Four years’ jail for manslaughter

By Luke Voogt

A Tarneit teen who struck and killed a man with his car at Eastern Beach last October will spend four years in a youth detention centre.

Supreme Court judge Paul Coghlan sentenced Setefano Pahul Tupou, 19, on Tuesday after he pleaded guilty to manslaughter in May over the death of Colac father Timothy Williams.

On October 27, 2019, Mr Williams’ sister found Mr Williams near Geelong Ring Road after his car had run out of petrol and he had thrown away his phone following a trip to Warrnambool, Justice Coghlan said.

Worried that Mr Williams was experiencing a breakdown, she took him to central Geelong mental health facility the Swanston Centre, where he was admitted as a volunteer patient.

About 8pm on October 28 the centre phoned to tell her Mr Williams had not returned after going out at 6.20pm for a cigarette. She filed a missing person’s report at Geelong Police Station.

That night Tupou, then 18, and his then-girlfriend had driven to Eastern Beach carpark to celebrate her high school graduation.

They were in the car with a door open when Mr Williams punched a sign about 15 metres away.

They laughed at Mr Williams, who yelled at them and approached them.

“Then you told him to f**k off,” Justice Coghlan said to Tupou.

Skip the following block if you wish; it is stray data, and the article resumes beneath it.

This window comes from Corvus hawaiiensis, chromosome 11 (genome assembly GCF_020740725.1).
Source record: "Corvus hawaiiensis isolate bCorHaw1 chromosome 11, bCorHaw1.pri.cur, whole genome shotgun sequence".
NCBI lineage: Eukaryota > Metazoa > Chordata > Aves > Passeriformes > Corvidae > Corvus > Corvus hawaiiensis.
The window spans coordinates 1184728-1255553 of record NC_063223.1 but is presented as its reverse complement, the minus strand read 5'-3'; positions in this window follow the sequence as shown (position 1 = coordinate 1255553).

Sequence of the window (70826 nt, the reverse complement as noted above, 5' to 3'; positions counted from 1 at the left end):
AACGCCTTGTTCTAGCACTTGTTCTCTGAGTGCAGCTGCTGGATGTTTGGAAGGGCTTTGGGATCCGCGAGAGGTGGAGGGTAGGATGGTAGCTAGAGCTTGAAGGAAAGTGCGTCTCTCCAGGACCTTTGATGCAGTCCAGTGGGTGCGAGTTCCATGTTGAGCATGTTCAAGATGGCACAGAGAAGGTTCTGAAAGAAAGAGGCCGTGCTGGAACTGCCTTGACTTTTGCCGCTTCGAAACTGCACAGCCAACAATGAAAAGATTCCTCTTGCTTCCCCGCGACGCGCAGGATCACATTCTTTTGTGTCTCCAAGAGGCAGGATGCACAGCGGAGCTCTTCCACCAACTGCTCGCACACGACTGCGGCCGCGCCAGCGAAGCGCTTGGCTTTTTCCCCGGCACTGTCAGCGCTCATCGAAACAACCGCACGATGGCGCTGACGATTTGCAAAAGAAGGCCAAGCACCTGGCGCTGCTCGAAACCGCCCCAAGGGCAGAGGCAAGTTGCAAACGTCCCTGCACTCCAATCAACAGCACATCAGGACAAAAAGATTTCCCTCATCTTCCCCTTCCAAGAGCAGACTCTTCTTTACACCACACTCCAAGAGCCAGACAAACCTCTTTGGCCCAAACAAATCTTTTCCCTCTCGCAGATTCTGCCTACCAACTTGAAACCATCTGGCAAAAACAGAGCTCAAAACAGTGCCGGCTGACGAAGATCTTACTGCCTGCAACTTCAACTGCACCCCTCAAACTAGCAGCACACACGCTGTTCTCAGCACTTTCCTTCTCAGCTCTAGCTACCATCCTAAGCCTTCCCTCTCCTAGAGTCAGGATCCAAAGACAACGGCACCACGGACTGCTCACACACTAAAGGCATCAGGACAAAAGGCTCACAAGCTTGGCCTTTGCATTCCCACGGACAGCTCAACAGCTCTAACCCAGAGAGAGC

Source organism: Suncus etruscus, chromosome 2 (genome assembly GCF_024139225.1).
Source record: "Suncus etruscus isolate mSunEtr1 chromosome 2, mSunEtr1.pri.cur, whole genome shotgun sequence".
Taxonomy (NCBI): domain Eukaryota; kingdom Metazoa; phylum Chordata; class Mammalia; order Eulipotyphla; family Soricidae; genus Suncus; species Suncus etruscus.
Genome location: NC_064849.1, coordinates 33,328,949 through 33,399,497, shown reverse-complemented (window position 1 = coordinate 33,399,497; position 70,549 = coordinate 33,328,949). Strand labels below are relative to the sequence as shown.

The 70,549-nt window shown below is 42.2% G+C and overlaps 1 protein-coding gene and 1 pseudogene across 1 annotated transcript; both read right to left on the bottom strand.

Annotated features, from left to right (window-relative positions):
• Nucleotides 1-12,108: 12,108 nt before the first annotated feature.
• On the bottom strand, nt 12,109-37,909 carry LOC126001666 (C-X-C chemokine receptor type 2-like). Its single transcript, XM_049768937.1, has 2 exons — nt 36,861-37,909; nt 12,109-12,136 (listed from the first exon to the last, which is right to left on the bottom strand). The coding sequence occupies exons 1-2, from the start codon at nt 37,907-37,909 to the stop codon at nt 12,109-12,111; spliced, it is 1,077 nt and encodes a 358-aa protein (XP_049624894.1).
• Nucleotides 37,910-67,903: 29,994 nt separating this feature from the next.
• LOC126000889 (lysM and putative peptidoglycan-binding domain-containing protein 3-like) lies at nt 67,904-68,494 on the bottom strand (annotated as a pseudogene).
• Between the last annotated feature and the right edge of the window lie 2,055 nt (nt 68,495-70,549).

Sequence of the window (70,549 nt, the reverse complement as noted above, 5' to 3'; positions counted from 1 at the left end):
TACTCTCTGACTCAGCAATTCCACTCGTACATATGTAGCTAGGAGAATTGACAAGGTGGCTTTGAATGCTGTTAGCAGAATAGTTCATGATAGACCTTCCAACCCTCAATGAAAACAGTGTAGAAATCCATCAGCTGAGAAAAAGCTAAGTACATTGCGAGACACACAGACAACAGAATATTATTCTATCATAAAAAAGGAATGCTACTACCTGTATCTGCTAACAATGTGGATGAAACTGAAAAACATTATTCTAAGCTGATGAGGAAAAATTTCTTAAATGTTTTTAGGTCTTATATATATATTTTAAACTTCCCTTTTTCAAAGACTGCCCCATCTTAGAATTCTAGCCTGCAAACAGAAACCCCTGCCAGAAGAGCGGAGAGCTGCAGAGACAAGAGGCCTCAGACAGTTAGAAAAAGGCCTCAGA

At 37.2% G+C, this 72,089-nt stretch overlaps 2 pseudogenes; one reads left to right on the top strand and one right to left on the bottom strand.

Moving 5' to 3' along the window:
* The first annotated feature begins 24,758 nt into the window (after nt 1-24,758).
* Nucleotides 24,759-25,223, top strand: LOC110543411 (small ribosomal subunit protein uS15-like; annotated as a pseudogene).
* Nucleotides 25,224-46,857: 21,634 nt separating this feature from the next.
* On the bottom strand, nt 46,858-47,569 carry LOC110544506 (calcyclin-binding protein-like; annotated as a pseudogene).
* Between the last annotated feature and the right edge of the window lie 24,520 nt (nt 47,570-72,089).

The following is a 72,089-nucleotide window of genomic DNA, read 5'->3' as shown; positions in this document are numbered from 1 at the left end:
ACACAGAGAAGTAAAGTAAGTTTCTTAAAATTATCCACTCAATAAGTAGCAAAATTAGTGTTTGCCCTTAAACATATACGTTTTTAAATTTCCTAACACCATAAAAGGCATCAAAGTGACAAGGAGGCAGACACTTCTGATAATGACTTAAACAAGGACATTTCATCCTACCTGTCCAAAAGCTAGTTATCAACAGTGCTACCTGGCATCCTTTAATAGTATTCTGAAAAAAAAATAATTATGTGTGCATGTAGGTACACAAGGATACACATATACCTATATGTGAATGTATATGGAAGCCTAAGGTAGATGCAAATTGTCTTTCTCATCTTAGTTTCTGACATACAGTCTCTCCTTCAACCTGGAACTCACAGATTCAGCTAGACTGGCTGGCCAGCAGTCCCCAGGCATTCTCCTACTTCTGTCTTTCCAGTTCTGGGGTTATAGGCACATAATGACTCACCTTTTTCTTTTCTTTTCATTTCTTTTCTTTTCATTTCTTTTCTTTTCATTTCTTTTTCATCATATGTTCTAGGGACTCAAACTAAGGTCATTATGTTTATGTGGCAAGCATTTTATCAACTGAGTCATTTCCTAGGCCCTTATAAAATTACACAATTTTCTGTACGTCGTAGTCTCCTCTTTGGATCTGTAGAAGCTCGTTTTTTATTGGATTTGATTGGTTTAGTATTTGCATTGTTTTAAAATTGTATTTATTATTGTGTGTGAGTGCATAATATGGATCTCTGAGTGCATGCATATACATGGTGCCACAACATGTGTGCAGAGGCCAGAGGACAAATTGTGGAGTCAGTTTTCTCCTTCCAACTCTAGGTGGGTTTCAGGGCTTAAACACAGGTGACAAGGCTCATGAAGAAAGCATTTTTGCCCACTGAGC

Mr Williams then punched the car window and kicked the drivers’ side door, and Tupou reversed before changing gear to drive at him.

The front of the car struck Mr Williams, who fell backwards, sustaining a wound to the rear of his head.

Tupou attempted to provide assistance while his girlfriend phoned triple zero.

Paramedics took an unconscious Mr Williams to Geelong hospital in critical condition. He was later taken to Royal Melbourne Hospital, where he died on October 30.

In a police interview Tupou admitted he intended to hit Mr Williams but said he meant only to “nudge” him, Justice Coghlan said.

In the interview Tupou described his fear and feeling “protective” of his then-girlfriend, who was screaming during the confrontation.

“You admitted that you could have driven away and at the point that you were then driving the car, Mr Williams was not a threat to you,” Justice Coghlan said.

“Your response was instantaneous; however, the consequences were tragic.”

Justice Coghlan acknowledged victim impact statements from Mr Williams’ children and siblings and said no one was “taking his death lightly”.

But he found Tupou, despite “deliberately” using the car as a “weapon”, had not meant to cause “serious injury”.

Justice Coghlan said Tupou had no prior convictions and noted his “good character”, guilty plea, attempts to give assistance and cooperation with authorities.

“I am satisfied that you are genuinely remorseful.”

An alleged assault on Tupou when he was 16 caused post traumatic stress disorder that might have influenced his response that night, Justice Coghlan said.

Tupou was born in New Zealand to Tongan parents, both Australian citizens, who migrated to Australia when he was one-year-old.

Tupou faces possible deportation at the end of his sentence, which includes 50 days already served.

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